Jazz Biancci: 18:34 It allows me to stand in my power and I'm still in awe of it because it's like there's this super power with that we never learned about. No one tells us about that we can fall into by accident. And it's always there. I've always had this ability to be keyed in. And then, you know, you hit puberty and you're a teenager and you're rebellious and you fall away from yourself because you're trying to fit in and then you fall back into yourself somewhere along the line if you're lucky. And so for me, it's really being able to stand in my body, in my strength and know what is right for me. Because when situations happen, the tendency is to go outside of ourselves and have, a caucus about, well, this happened. What should I do? What should I do?
Karen Litzy: 19:36 You always reach out to our friends or family and say, okay, what do I do now? What do I do? I want to do this, but I don't know if I should do this. So what do you think? What do you think? What do you think? And you know, it's like too many cooks in the kitchen.
Jazz Biancci: It's too many cooks in the kitchen and it pollutes the truth for us. And so being able to be in our power is about being in authenticity and integrity and in truth so that you don't go to outside counsel because the reality is no matter how many angles I give you of a story, they're not going to give you the full picture. You aren't there and you don't know what I feel inside my body. You don't know the energy of the situation and I'm not going to have that much time to go into depth with you.
Jazz Biancci: 20:22 So it's being able to hold your own counsel and, and stand in that council because everyone's going to have an opinion about that. So whether it's the choice you make in your career or it's a love relationship, there are going to be outside influences that want to put seeds in your ear. But the reality is only you know the truth. Only you have to deal with the consequences of your actions and only you can know what's right for you. And so being in my body and being in my heart and learning to trust this incredible mechanism has allowed me to do that. And it's changed my life cause I'm not wavering or trying to please anyone because even though we don't think we're trying to please anyone. Well we ask for advice. You know there's like, I remember this was really big for me back in 2005 when like sex in the city and and this whole dating thing and no, there was like the whole Mr. Big and it's a cultural thing, right?
Jazz Biancci: 21:37 So we can think that we're supposed to behave a certain way and believe that that behavior is right and us, it's who we are. I'm a New Yorker. This is what I do when the reality is if you take a moment and you drop into your body, well maybe that isn't how you feel and that doesn't feed what you ultimately want and you're doing a disservice. Are you strong enough to make another decision and then strong enough to stand in it?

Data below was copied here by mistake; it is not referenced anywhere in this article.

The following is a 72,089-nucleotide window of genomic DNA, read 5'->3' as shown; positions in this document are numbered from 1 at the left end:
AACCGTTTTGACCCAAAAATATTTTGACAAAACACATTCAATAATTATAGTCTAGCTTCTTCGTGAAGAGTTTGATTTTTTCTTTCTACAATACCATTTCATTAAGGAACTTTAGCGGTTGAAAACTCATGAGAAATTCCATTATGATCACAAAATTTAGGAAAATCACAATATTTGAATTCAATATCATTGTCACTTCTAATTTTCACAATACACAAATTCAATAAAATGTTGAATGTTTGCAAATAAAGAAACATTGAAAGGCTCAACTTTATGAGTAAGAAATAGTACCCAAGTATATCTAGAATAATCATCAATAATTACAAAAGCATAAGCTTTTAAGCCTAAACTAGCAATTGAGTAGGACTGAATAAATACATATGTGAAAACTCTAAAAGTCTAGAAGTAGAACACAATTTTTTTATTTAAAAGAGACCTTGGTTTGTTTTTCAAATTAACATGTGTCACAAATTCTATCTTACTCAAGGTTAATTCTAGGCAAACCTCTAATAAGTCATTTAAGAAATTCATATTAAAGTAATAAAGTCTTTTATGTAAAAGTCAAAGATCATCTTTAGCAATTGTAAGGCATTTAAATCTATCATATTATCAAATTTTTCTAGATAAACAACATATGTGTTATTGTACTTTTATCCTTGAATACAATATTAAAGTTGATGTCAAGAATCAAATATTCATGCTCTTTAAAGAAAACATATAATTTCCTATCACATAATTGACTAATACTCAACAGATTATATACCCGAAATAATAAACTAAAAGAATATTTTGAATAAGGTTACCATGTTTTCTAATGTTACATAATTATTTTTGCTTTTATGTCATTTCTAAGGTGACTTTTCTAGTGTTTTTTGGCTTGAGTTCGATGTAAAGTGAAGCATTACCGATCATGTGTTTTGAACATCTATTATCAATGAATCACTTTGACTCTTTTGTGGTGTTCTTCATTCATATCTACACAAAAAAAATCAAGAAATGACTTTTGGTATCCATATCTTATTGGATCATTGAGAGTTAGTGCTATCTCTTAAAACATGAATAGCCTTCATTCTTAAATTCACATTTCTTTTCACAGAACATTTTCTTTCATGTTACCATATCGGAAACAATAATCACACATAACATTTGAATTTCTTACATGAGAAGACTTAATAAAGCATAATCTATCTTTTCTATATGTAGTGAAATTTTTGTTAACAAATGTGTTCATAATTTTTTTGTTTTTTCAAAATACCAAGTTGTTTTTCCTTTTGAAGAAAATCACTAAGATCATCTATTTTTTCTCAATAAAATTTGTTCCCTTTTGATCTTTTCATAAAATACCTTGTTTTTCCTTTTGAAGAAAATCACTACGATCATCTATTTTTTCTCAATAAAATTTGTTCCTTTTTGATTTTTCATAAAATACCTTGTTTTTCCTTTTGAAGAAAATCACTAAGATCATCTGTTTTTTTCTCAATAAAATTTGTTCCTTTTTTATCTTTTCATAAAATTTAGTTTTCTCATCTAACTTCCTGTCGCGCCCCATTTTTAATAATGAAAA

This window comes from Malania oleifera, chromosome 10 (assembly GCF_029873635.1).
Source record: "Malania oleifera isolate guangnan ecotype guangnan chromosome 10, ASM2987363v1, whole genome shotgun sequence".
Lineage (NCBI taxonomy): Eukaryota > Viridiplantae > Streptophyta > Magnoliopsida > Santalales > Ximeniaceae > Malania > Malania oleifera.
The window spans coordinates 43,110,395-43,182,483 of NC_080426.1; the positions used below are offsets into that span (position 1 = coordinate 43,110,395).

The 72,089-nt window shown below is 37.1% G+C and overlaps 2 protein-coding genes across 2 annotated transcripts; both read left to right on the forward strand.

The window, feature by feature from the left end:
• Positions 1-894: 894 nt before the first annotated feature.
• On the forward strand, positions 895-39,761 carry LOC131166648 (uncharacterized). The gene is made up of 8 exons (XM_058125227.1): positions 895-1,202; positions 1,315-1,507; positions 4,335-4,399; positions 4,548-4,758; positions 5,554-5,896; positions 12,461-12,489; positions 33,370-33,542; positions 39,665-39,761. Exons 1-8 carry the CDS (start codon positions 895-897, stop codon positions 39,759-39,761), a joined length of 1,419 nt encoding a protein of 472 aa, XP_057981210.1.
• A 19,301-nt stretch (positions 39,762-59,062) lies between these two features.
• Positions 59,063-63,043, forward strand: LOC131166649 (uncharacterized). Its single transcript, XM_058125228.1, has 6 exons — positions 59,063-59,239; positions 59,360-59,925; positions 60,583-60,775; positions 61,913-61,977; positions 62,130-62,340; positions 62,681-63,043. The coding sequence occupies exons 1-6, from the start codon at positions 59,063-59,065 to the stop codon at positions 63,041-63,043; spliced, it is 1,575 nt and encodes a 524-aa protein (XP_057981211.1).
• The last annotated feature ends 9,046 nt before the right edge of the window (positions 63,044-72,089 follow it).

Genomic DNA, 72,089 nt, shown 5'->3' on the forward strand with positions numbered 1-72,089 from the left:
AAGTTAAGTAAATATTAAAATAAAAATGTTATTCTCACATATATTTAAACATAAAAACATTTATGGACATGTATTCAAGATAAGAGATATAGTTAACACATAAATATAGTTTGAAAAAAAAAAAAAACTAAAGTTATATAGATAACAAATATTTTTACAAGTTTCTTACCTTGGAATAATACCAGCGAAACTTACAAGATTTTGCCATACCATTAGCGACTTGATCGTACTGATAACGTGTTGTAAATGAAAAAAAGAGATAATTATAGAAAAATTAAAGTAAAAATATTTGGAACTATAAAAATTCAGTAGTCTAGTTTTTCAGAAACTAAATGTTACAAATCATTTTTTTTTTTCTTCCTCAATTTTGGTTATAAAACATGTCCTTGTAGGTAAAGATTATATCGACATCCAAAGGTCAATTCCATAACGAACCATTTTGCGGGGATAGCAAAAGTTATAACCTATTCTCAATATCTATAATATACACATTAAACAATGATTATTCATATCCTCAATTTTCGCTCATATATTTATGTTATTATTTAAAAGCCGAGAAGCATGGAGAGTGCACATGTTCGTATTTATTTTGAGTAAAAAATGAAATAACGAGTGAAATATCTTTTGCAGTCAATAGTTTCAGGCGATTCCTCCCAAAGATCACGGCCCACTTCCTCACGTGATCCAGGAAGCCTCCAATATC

Karen Litzy: Yeah. Doing a disservice to yourself. And that's hard. It is. That's hard to, to make a decision and stand in it and be confident in that decision and confident with your own self and your ideals that this is what is correct. This is what is good for me when, yeah, you have the peanut gallery and either ear telling you otherwise or maybe agreeing or not agreeing or what have you.
Karen Litzy: 22:36 But that's hard and I feel like I just want to acknowledge how difficult that is.
Jazz Biancci: It is hard, but you know, it gets easier because you share less things with less people, you know? Because I don't really need to ask someone what I should do in my relationship. I know what I need to do in my relationship. I may need to vent, I may need a hug, I may need to pass an idea over with one of my friends. But it allows me to preface to preface the conversation and say, Hey, I would've had something by you and I want to know what you think about this specific point right here. Or I need to vent. So I really don't need any feedback right now. Are you okay with that? It lets us frame how we need people to show up for us because I don't necessarily want everyone's opinion.
Karen Litzy: 23:41 Yeah, but you want and an ear to listen sometimes
Jazz Biancci: If I know that I have the deli across the street and I want coffee and all I have to do is go across the street and get the coffee and come back, that's much easier. Okay. Then asking the doorman, the person in the elevator, the fire guide, the fire department guy standing outside, I'm the person holding the door for me when I go into the Deli and the Deli person, what kind of coffee I should get. You know this the same way when we have problems, we bounce like a pinball in a pinball machine back and forth. We know what we want to do. We're just trying to get comfortable with it. But if we are in our bodies and in our hearts and we, we feel the resonance because when something doesn't vibrate properly, like when alive vibrates in your body and you have been doing this practice for a while, it feels violent.